Mike Mettler Posted: Jun 03, 2014 0 comments
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Never one to favor flash over substance, Andy Summers may very well be the most underrated guitarist of the rock era. Summers took a minimalist approach with his work for the juggernaut pop-alternative trio known as The Police, letting atmospherics and not pyrotechnics fuel such indelible hits as “Don’t Stand So Close to Me” and “Every Breath You Take.” His echoing, chorused, chordal-centric technique schooled a generation of players from U2’s The Edge to The Fixx’s Jamie West-Oram. Even a player as accomplished as Rush’s Alex Lifeson added a Summersesque “less is more” dimension to his repertoire during the ’80s.
Mike Mettler Posted: May 21, 2014 0 comments
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When it comes to delivering the low end, Jack Bruce has been the cream of the crop for six decades and counting. His syncopated approach to playing bass helped shift pop music’s bottom-end emphasis away from just laying down root notes and fifths, in turn opening the door to a more adventurous yet melodically inclined style that laid the foundation for the rock explosion of the ’60s. Turns in both Manfred Mann and John Mayall’s band set the table for Bruce to connect with Eric Clapton and Ginger Baker and forge Cream, wherein the super Scotsman set the heavy-blues power-trio standard with epic runs and full-band interplay in songs like “I Feel Free,” “Spoonful,” “Politician,” and “Sunshine of Your Love.”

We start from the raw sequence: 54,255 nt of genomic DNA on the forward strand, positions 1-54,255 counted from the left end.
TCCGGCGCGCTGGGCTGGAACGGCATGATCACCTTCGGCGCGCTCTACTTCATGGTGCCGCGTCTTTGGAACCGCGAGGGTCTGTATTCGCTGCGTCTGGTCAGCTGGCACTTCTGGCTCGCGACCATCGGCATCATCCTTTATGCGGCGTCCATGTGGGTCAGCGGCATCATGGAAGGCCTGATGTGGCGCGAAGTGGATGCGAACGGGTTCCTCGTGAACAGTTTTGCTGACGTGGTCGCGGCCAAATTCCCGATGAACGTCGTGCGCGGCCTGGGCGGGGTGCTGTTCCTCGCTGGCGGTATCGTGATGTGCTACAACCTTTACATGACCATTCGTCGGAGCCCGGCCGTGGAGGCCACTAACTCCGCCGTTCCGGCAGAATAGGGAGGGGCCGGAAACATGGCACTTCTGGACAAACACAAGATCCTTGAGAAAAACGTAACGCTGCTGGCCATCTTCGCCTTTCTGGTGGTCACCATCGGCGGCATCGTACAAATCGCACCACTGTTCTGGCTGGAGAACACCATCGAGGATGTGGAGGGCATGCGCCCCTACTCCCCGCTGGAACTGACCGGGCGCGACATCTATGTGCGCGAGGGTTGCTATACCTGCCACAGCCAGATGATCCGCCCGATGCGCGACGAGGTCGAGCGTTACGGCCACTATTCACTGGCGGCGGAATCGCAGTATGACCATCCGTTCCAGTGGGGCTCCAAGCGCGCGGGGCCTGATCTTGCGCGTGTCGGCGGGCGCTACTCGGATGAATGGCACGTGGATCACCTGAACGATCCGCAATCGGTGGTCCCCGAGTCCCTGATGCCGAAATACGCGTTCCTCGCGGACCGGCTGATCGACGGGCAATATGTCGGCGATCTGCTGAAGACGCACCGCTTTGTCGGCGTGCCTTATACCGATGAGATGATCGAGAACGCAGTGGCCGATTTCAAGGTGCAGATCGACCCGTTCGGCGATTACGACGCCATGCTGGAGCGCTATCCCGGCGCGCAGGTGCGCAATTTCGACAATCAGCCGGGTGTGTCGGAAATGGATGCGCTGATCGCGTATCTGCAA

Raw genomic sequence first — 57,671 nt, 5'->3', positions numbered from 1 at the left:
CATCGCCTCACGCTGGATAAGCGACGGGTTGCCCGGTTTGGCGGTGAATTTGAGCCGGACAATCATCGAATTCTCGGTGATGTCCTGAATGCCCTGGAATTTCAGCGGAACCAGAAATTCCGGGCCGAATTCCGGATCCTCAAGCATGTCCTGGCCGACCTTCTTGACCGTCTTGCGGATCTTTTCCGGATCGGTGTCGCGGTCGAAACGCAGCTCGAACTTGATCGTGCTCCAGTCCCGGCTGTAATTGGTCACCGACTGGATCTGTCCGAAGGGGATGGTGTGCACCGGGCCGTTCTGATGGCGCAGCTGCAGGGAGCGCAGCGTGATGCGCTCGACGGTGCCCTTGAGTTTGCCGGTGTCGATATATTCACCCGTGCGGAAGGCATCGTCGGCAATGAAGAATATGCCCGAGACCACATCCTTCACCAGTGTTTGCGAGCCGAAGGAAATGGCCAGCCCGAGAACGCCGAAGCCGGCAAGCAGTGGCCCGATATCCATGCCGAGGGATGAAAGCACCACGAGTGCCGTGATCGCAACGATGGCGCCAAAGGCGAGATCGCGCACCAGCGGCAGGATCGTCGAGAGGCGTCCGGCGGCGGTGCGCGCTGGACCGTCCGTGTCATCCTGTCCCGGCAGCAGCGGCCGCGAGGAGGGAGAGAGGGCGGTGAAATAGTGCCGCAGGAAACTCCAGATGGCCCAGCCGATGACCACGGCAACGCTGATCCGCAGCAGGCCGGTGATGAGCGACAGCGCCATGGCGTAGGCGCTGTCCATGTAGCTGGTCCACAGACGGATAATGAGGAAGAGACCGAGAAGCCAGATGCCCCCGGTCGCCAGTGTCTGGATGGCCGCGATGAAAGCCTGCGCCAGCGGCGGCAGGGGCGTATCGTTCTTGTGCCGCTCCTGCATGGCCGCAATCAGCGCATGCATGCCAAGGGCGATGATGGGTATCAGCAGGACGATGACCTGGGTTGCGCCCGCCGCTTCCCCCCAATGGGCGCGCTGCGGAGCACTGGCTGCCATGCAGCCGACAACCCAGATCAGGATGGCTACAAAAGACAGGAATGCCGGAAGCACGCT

Mike Mettler Posted: Apr 23, 2014 0 comments
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Some bands sputter and wither after major personnel changes, and then there’s Marillion. The British neo-progressive collective’s first incarnation crested with 1985’s concept-driven Misplaced Childhood, which featured original mercurial lead singer Fish and the hit guitar-driven lament, “Kayleigh.” Act II commenced with 1989’s transitional Seasons End, featuring new vocalist Steve Hogarth (a.k.a. “h”), who has since helped fuel the band to greater compositional heights over the last two decades.
Mike Mettler Posted: Apr 10, 2014 0 comments